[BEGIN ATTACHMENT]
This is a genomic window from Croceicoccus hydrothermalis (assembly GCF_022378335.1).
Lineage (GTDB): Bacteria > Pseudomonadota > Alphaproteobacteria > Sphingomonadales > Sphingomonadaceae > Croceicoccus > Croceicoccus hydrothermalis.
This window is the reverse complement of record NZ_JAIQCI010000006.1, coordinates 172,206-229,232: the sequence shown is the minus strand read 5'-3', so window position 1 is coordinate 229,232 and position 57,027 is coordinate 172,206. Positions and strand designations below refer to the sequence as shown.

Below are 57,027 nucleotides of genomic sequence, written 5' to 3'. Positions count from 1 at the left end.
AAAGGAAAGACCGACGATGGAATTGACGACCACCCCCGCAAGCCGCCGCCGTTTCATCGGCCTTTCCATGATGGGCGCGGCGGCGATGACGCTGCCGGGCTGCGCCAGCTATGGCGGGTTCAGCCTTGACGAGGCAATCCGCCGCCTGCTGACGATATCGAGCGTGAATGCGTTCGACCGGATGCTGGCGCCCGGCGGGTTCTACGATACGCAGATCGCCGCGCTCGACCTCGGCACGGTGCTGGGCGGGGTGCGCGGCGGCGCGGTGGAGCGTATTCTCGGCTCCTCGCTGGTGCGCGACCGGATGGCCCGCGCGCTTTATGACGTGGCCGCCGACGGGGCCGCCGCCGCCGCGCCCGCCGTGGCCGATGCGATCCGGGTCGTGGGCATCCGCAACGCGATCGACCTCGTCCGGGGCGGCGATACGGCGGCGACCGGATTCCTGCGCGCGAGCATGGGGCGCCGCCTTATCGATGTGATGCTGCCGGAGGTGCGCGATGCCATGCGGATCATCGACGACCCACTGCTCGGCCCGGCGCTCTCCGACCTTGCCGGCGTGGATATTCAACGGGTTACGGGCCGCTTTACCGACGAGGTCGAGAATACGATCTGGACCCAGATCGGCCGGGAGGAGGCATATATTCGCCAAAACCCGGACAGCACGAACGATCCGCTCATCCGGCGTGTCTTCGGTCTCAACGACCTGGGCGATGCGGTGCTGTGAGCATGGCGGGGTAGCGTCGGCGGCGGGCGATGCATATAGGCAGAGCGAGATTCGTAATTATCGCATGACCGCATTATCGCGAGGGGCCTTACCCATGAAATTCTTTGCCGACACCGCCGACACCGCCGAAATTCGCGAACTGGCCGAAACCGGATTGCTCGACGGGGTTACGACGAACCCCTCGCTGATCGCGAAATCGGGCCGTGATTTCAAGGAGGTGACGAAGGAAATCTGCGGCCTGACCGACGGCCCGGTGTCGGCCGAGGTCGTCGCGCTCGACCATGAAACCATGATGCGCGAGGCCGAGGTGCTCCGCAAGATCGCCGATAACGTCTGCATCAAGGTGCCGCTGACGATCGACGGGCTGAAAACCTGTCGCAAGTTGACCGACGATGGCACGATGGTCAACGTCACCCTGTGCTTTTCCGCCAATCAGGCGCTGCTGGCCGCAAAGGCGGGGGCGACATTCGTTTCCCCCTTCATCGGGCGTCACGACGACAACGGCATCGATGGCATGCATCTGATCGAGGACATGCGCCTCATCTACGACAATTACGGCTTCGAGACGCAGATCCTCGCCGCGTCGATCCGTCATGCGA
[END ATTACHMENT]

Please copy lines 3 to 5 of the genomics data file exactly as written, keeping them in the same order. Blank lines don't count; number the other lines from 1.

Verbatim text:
This window is the reverse complement of record NZ_JAIQCI010000006.1, coordinates 172,206-229,232: the sequence shown is the minus strand read 5'-3', so window position 1 is coordinate 229,232 and position 57,027 is coordinate 172,206. Positions and strand designations below refer to the sequence as shown.

Below are 57,027 nucleotides of genomic sequence, written 5' to 3'. Positions count from 1 at the left end.
AAAGGAAAGACCGACGATGGAATTGACGACCACCCCCGCAAGCCGCCGCCGTTTCATCGGCCTTTCCATGATGGGCGCGGCGGCGATGACGCTGCCGGGCTGCGCCAGCTATGGCGGGTTCAGCCTTGACGAGGCAATCCGCCGCCTGCTGACGATATCGAGCGTGAATGCGTTCGACCGGATGCTGGCGCCCGGCGGGTTCTACGATACGCAGATCGCCGCGCTCGACCTCGGCACGGTGCTGGGCGGGGTGCGCGGCGGCGCGGTGGAGCGTATTCTCGGCTCCTCGCTGGTGCGCGACCGGATGGCCCGCGCGCTTTATGACGTGGCCGCCGACGGGGCCGCCGCCGCCGCGCCCGCCGTGGCCGATGCGATCCGGGTCGTGGGCATCCGCAACGCGATCGACCTCGTCCGGGGCGGCGATACGGCGGCGACCGGATTCCTGCGCGCGAGCATGGGGCGCCGCCTTATCGATGTGATGCTGCCGGAGGTGCGCGATGCCATGCGGATCATCGACGACCCACTGCTCGGCCCGGCGCTCTCCGACCTTGCCGGCGTGGATATTCAACGGGTTACGGGCCGCTTTACCGACGAGGTCGAGAATACGATCTGGACCCAGATCGGCCGGGAGGAGGCATATATTCGCCAAAACCCGGACAGCACGAACGATCCGCTCATCCGGCGTGTCTTCGGTCTCAACGACCTGGGCGATGCGGTGCTGTGAGCATGGCGGGGTAGCGTCGGCGGCGGGCGATGCATATAGGCAGAGCGAGATTCGTAATTATCGCATGACCGCATTATCGCGAGGGGCCTTACCCATGAAATTCTTTGCCGACACCGCCGACACCGCCGAAATTCGCGAACTGGCCGAAACCGGATTGCTCGACGGGGTTACGACGAACCCCTCGCTGATCGCGAAATCGGGCCGTGATTTCAAGGAGGTGACGAAGGAAATCTGCGGCCTGACCGACGGCCCGGTGTCGGCCGAGGTCGTCGCGCTCGACCATGAAACCATGATGCGCGAGGCCGAGGTGCTCCGCAAGATCGCCGATAACGTCTGCATCAAGGTGCCGCTGACGATCGACGGGCTGAAAACCTGTCGCAAGTTGACCGACGATGGCACGATGGTCAACGTCACCCTGTGCTTTTCCGCCAATCAGGCGCTGCTGGCCGCAAAGGCGGGGGCGACATTCGTTTCCCCCTTCATCGGGCGTCACGACGACAACGGCATCGATGGCATGCATCTGATCGAGGACATGCGCCTCATCTACGACAATTACGGCTTCGAGACGCAGATCCTCGCCGCGTCGATCCGTCATGCGA